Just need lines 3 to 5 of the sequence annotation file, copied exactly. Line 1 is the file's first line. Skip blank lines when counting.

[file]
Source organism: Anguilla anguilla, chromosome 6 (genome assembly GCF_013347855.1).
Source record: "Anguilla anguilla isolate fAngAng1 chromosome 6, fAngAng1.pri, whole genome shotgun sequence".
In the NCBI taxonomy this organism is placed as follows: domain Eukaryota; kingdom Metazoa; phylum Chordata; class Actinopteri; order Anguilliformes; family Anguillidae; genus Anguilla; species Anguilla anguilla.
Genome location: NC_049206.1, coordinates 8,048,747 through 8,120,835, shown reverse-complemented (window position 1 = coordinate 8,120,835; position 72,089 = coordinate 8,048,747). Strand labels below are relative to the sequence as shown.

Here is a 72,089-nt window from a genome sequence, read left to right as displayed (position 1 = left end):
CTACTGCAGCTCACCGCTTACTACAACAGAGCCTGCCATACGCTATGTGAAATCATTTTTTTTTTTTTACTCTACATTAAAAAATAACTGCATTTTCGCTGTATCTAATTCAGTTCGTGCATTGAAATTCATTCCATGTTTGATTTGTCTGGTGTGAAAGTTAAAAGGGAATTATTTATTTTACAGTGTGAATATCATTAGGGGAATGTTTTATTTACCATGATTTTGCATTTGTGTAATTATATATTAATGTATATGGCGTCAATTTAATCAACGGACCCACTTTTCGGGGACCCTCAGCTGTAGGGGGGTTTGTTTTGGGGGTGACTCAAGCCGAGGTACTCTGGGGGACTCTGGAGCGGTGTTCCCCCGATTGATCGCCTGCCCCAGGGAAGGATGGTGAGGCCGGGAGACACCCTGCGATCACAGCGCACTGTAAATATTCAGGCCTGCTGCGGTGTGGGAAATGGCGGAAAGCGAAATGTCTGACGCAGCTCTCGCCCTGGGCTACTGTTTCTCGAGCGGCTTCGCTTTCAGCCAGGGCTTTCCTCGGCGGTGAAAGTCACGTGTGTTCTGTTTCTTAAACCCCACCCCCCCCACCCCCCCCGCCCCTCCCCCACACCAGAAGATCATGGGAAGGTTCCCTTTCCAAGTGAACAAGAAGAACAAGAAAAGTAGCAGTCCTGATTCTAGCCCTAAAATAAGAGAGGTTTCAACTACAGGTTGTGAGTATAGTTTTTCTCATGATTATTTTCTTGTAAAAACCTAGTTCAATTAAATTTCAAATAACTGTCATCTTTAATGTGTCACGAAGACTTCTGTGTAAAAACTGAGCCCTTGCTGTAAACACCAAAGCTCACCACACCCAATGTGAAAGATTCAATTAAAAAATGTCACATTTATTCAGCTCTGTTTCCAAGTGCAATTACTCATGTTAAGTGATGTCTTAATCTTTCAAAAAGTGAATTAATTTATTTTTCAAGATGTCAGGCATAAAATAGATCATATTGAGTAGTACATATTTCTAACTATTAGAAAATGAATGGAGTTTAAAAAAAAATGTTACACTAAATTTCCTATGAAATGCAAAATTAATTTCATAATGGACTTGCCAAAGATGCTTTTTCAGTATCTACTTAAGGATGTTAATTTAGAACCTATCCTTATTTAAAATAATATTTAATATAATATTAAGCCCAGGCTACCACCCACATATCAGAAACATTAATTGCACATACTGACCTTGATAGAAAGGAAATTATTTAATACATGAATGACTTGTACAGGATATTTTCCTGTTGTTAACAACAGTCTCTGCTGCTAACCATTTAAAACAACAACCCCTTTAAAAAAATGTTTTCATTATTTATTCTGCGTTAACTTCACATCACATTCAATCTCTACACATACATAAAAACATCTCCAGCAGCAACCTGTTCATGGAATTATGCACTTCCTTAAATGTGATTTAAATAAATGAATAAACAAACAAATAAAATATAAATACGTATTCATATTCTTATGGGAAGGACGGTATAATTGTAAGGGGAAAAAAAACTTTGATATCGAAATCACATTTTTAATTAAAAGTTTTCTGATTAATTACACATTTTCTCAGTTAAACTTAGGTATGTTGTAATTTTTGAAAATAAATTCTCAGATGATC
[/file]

In the NCBI taxonomy this organism is placed as follows: domain Eukaryota; kingdom Metazoa; phylum Chordata; class Actinopteri; order Anguilliformes; family Anguillidae; genus Anguilla; species Anguilla anguilla.
Genome location: NC_049206.1, coordinates 8,048,747 through 8,120,835, shown reverse-complemented (window position 1 = coordinate 8,120,835; position 72,089 = coordinate 8,048,747). Strand labels below are relative to the sequence as shown.

Here is a 72,089-nt window from a genome sequence, read left to right as displayed (position 1 = left end):